Abortion bill delayed after party room row

A historic bill to decriminalise abortion in NSW will be delayed after conservative MPs successfully pressured Premier Gladys Berejiklian for more time to consult religious constituents.

It comes after several churches slammed the proposed reforms yesterday - which they claimed would legalise the killing of unborn babies - and urged members to lobby their local MPs.

Independent MP Alex Greenwich today gave notice to introduce the Reproductive Healthcare Reform Bill 2019 but it will not be debated in the lower house until next Tuesday - almost a week later than originally planned.

"I'm disappointed with any delay given to this. We need to move quickly in the interests of women in this state," he told reporters.

Premier Gladys Berejiklian is being pressured to delay the introduction of a bill to decriminalise abortion.
Premier Gladys Berejiklian is being pressured to delay the introduction of a bill to decriminalise abortion.

The Daily Telegraph understands tensions exploded during a Liberal party room meeting this afternoon where members discussed the process of when the legislation could be introduced.

When the Leader of the House Andrew Constance addressed the party room explaining why the bill should be introduced quickly, conservative MPs spoke out saying the entire process had been rushed.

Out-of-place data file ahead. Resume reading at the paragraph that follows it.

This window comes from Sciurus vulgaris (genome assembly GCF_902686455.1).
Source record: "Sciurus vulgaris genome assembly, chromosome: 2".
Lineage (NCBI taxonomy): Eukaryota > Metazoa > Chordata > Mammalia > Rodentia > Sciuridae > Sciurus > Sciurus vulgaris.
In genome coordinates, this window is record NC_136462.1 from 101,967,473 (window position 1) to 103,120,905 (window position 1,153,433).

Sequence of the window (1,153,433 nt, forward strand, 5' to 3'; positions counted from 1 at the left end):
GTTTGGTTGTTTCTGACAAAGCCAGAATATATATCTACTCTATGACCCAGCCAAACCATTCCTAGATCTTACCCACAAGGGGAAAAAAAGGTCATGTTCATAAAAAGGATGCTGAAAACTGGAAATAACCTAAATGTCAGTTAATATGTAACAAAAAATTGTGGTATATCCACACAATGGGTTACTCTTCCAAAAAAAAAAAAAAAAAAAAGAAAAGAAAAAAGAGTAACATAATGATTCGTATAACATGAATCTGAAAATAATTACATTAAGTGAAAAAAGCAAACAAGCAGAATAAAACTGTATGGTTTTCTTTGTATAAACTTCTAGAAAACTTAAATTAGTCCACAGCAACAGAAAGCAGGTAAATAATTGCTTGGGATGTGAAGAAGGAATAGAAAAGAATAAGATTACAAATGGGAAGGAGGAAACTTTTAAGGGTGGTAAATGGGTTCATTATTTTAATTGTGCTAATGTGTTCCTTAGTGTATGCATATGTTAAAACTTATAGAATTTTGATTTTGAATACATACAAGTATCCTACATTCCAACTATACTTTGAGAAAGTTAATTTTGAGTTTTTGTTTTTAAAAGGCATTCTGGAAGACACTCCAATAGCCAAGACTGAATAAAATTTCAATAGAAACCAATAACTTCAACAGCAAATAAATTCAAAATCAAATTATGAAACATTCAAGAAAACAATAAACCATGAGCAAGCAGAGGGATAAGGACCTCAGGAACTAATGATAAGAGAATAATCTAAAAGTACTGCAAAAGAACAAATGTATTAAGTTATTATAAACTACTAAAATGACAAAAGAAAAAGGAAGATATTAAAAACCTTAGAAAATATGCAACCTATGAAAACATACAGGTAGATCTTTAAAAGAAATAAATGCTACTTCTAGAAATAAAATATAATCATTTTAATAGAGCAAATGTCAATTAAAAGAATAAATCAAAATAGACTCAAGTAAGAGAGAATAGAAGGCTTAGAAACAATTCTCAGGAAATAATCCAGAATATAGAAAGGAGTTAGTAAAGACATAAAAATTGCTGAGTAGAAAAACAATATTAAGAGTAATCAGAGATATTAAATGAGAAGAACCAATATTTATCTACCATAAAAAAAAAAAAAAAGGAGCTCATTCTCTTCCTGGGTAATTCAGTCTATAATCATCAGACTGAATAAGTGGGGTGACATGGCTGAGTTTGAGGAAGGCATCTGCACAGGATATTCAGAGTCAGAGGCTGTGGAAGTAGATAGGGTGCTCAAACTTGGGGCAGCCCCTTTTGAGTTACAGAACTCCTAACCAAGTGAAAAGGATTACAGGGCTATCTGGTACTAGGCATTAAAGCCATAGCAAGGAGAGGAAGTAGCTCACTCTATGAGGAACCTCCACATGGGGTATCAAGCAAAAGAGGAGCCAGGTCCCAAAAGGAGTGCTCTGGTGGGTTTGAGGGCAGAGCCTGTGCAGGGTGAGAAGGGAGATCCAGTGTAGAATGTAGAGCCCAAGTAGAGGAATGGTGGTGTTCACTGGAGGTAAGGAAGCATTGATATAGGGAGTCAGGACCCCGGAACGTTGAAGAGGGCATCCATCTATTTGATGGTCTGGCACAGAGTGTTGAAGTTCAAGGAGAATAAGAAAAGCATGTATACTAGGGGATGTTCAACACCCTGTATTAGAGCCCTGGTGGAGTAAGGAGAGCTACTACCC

It's understood those raised concern include Police Minister David Elliott, Riverstone MP Kevin Conolly, Mulgoa MP Tanya Davies and Vaucluse MP Gabrielle Upton.

Mr Elliott said in a statement today that he would be "opposing the bill because there has not been enough time to consult with my electorate in Baulkham Hills".

Transport Minister Andrew Constance explained why the bill should be passed. Picture AAP
Transport Minister Andrew Constance explained why the bill should be passed. Picture AAP

The bill is designed to bring NSW into line with other states and territories by regulating the termination of pregnancies as a medical procedure.

It would abortion upon request from a registered doctor up to 22-weeks gestation.

Abortions would be legal beyond 22-weeks, however women will need the approval of two doctors who will determine whether they have a valid medical reason.

Mr Greenwich said he had a "firm commitment" from Ms Berejiklian and Mr Constance that the issue "will be dealt with" when the bill is introduced on Thursday.

It was only yesterday that he had said momentum was "with the bill", with the architects previously confident of support firming in both houses of parliament.

It is also being co-sponsored by 15 MPs from various parties, including Labor and the Greens.



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